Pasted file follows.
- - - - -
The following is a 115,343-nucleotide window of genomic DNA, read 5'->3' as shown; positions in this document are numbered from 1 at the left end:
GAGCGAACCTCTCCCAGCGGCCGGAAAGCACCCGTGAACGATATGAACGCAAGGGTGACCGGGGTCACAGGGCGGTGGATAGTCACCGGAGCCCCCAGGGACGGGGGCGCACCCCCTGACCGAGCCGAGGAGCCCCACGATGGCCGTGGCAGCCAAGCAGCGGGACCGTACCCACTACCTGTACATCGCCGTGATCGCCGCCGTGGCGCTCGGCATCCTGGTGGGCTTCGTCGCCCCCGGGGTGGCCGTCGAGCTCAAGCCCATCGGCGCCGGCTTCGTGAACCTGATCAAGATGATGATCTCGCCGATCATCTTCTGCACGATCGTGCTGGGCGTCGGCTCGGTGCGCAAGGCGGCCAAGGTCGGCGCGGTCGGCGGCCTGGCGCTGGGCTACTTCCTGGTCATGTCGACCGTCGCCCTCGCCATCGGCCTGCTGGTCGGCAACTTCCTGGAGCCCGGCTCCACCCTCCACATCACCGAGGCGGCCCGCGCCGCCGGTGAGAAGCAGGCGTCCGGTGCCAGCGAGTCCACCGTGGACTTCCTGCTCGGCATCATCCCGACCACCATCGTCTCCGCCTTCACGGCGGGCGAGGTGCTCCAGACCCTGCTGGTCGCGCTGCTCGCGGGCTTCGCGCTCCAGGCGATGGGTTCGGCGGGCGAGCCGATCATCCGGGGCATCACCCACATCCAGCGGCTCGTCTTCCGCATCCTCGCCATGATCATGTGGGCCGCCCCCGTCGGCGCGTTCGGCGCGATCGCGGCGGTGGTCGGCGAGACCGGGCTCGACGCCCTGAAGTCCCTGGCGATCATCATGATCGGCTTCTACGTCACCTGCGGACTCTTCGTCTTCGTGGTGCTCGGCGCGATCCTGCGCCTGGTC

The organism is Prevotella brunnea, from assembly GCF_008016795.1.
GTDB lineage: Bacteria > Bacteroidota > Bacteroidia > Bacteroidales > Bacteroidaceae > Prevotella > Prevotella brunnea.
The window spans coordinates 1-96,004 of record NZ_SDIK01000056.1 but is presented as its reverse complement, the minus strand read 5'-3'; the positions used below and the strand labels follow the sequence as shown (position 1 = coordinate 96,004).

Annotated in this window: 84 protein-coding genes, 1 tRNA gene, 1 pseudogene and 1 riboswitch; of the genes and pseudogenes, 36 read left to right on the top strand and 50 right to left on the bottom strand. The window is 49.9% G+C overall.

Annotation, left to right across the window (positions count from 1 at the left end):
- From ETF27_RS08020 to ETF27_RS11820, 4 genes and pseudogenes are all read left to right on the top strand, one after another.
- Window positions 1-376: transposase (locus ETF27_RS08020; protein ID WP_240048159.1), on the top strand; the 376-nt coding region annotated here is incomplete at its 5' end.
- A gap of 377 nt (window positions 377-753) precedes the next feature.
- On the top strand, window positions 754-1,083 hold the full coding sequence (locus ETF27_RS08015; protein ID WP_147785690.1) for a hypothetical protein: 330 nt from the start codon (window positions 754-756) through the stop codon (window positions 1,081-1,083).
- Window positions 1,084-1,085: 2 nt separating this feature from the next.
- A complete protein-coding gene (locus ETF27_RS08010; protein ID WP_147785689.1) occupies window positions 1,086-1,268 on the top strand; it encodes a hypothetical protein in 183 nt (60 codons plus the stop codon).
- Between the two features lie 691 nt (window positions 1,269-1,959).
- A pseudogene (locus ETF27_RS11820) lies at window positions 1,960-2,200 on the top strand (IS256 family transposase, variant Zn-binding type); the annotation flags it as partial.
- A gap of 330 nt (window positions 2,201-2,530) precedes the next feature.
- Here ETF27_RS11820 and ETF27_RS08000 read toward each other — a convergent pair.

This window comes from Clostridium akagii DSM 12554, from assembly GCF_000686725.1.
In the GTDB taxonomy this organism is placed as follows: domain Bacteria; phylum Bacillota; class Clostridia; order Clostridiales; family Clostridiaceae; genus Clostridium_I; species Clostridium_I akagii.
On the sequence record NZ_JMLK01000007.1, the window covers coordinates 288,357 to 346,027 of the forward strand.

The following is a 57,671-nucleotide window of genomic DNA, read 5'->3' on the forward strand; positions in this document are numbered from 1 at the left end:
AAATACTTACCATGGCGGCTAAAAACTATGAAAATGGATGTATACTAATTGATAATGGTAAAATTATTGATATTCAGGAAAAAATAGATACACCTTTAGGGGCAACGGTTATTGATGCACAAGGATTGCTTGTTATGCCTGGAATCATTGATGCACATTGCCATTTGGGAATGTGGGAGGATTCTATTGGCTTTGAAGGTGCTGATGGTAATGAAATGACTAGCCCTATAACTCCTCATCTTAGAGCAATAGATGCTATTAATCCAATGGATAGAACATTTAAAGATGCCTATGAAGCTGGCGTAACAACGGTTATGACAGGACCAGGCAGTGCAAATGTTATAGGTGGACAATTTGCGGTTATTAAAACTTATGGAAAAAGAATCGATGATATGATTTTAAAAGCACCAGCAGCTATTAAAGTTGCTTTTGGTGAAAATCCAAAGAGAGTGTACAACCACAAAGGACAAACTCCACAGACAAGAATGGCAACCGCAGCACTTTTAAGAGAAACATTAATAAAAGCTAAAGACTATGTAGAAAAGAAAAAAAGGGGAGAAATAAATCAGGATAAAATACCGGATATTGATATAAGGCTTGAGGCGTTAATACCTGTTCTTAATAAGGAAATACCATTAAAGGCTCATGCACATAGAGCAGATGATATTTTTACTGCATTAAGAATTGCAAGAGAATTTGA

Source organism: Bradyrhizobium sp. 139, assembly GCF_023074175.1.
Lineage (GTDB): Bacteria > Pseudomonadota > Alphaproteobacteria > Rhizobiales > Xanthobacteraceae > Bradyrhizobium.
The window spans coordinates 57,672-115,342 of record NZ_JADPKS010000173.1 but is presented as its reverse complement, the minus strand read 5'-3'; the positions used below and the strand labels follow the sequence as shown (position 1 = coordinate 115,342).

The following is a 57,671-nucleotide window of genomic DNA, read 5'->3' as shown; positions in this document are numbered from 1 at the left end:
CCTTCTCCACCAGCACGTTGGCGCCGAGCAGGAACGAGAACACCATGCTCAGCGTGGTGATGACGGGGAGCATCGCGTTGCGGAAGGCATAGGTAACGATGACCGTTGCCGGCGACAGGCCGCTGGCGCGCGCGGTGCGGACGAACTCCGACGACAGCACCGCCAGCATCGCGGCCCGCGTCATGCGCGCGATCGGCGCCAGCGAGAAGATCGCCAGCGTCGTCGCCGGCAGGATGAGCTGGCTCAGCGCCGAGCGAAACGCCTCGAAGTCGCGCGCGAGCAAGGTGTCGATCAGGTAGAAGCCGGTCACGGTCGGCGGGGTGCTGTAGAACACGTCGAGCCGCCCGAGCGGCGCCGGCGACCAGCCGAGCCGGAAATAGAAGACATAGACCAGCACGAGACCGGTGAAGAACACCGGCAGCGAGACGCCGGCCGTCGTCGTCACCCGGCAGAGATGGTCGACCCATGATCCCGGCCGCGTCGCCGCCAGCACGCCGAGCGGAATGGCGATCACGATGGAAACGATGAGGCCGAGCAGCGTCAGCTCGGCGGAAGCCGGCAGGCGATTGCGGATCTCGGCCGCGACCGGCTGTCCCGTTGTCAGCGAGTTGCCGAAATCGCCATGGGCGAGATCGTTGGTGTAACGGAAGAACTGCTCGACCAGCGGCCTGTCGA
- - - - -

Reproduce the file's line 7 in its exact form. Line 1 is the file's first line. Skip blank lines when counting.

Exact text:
Annotation, left to right across the window (positions count from 1 at the left end):